Are Tenured Teachers Destroying Our Educational Institutions?

Are Tenured Teachers Destroying Our Educational Institutions?

People that do not operate in the educational system in many cases are surprised whenever they learn about the tenure system. After all, in many professions an individual is held accountable for their skills, initiative, and effectiveness, it doesn’t matter how long to remain employed. New plus more experienced employees alike are anticipated to call home up to the expectations with their job every single day, without there like a certainty of continued employment. However, in public school systems and colleges, it’s merely the new teachers who appear to be held accountable. After a teacher or professor becomes “tenured,” their job is pretty much guaranteed.

Tenured Doesn’t Necessarily Mean Effective

Besides a general, not enough accountability, the tenure system has the effect of retaining the older and tenured educators, while the becoming more popular educators are often released as a result of budget constraints. Many of these new teachers and professors are fresh away from college themselves, and so are quite enthusiastic and passionate about the field of education. However, many times it’s these passionate educators that end up beyond employment. Instead, the school or college is left with the tenured teachers, many of whom could have lost their “fire” and enthusiasm years ago. Although many tenured teachers indeed remain on the leading edge from the educational process, many simply do not.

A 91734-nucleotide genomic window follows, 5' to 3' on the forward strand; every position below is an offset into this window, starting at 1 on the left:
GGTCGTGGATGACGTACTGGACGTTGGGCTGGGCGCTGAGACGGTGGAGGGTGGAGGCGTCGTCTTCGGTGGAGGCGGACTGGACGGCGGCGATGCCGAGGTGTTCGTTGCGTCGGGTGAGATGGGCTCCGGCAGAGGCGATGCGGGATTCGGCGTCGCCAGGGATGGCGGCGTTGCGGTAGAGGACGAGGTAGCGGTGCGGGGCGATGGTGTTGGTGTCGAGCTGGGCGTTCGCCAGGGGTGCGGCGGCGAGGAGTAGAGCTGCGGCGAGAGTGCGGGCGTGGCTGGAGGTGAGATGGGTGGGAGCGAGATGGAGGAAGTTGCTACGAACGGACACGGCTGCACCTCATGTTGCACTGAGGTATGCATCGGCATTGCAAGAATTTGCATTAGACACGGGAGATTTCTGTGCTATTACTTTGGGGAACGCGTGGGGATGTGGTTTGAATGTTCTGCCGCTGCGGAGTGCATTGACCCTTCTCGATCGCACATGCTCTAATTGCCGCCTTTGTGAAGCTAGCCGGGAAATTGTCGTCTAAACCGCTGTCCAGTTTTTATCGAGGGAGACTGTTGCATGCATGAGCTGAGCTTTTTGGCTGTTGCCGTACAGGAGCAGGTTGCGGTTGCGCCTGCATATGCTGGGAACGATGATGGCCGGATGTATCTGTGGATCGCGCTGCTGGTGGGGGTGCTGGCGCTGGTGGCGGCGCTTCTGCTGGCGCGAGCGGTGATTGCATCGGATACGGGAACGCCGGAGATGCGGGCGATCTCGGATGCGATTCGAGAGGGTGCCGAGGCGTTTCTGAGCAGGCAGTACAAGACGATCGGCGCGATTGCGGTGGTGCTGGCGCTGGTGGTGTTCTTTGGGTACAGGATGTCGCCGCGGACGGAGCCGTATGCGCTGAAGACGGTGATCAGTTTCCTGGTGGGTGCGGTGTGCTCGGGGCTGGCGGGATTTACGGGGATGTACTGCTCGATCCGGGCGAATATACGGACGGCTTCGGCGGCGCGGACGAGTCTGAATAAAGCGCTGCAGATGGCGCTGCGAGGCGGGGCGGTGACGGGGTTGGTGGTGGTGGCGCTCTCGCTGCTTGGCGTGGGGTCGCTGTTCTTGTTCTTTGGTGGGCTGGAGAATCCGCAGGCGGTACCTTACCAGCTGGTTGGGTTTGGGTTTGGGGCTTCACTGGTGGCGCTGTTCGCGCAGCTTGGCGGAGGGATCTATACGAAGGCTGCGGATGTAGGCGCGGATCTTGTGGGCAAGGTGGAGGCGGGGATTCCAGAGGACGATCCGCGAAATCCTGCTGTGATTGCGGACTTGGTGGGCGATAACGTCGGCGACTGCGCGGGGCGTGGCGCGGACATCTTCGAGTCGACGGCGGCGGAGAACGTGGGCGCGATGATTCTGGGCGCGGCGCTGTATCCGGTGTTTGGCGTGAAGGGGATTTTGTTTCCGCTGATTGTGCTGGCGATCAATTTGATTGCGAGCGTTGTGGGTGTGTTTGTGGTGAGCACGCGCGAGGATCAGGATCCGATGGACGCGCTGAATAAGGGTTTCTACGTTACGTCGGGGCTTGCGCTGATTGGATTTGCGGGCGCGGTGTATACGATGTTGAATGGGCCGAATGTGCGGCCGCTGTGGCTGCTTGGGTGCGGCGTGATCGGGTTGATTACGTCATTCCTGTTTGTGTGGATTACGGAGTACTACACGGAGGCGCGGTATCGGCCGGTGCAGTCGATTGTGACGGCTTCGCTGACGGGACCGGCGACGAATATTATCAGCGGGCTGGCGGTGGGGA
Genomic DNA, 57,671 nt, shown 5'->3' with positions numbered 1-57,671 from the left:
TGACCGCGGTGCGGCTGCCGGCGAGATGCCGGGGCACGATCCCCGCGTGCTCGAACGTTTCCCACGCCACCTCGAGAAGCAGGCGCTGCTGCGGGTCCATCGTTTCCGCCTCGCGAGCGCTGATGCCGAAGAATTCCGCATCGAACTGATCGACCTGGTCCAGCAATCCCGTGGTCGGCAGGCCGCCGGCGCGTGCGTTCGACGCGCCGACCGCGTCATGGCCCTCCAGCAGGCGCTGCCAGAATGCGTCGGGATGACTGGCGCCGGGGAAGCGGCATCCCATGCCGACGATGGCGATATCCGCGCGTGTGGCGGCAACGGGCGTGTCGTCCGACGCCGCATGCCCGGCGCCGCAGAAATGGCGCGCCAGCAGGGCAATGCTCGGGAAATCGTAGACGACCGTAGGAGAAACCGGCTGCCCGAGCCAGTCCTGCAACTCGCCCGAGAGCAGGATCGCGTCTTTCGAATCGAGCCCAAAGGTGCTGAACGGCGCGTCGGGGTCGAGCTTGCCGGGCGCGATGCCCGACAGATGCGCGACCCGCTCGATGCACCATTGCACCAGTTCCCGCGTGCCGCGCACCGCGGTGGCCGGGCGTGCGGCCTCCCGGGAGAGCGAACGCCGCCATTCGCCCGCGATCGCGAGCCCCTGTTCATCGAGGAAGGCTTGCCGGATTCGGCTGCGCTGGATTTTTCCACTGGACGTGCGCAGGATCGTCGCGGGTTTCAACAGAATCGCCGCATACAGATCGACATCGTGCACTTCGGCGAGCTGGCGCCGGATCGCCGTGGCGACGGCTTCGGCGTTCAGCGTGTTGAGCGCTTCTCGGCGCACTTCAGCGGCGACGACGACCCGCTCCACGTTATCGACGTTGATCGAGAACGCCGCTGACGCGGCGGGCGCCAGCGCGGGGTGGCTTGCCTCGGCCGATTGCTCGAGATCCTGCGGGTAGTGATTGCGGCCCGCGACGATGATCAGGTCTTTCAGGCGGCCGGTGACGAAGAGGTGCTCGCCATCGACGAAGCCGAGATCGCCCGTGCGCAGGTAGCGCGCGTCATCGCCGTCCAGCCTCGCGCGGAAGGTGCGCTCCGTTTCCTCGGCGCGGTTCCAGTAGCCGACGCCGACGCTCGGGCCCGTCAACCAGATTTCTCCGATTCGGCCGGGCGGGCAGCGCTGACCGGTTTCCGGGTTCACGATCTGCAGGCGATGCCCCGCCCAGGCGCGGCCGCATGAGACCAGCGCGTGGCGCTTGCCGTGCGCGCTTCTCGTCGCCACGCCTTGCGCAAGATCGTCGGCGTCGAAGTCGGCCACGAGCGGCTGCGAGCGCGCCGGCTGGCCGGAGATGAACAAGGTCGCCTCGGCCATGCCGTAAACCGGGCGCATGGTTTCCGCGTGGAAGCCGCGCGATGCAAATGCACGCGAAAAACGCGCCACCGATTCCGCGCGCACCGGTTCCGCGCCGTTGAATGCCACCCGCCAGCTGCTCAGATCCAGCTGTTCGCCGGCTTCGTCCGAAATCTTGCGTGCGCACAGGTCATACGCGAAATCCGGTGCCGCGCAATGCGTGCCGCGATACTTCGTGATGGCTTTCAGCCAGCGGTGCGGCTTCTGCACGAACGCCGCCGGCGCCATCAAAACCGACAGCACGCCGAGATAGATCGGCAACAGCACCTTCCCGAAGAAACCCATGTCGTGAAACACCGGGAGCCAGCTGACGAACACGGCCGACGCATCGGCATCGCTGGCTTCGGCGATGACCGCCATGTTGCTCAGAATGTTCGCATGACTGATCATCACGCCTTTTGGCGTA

Lack of Accountability

In plenty of ways, education has changed into a business. Instead of emphasizing the needs with the students, schools and colleges tend to be more about budgets, numbers, and in many cases politics. Some defend the tenure system as a way of ensuring freedom of speech for educators, without them the need to concern yourself with losing their job because of their opinions. While this can be quite a positive thing, also, it implies that one is not necessarily held accountable for virtually any shortcomings they might have been an educator. After all, if you knew your task was secure it doesn’t matter what learn about… or didn’t do… would you be as motivated to complete a great job?

What Can Be Done?

Unfortunately, there doesn’t appear to be a simple reply to the tenure dilemma. This system has been doing location for a very long time, and change often doesn’t come easy to established educational systems. However, there’s something that could be implemented to help encourage the accountability of all teachers and professors. In public schools, it can be getting increasingly common to have an open enrollment system, and therefore trainees just aren’t limited by one specific school. The fact that students and parents have choices may serve as a type of a “checks and balances” system.

The result of the form of strategy is a renewed interest in the teacher’s systems and educators to perform a great job, so they “earn” the students that can for their school. The problem isn’t so easily addressed in colleges, however. If the tenure system remains, there needs to be a greater emphasis on making sure that tenured educators aren’t just taking advantage of the fact that their job is virtually guaranteed. Instead, there should be a renewed desire for a system supporting the great teachers, no matter if they’re tenured or otherwise not.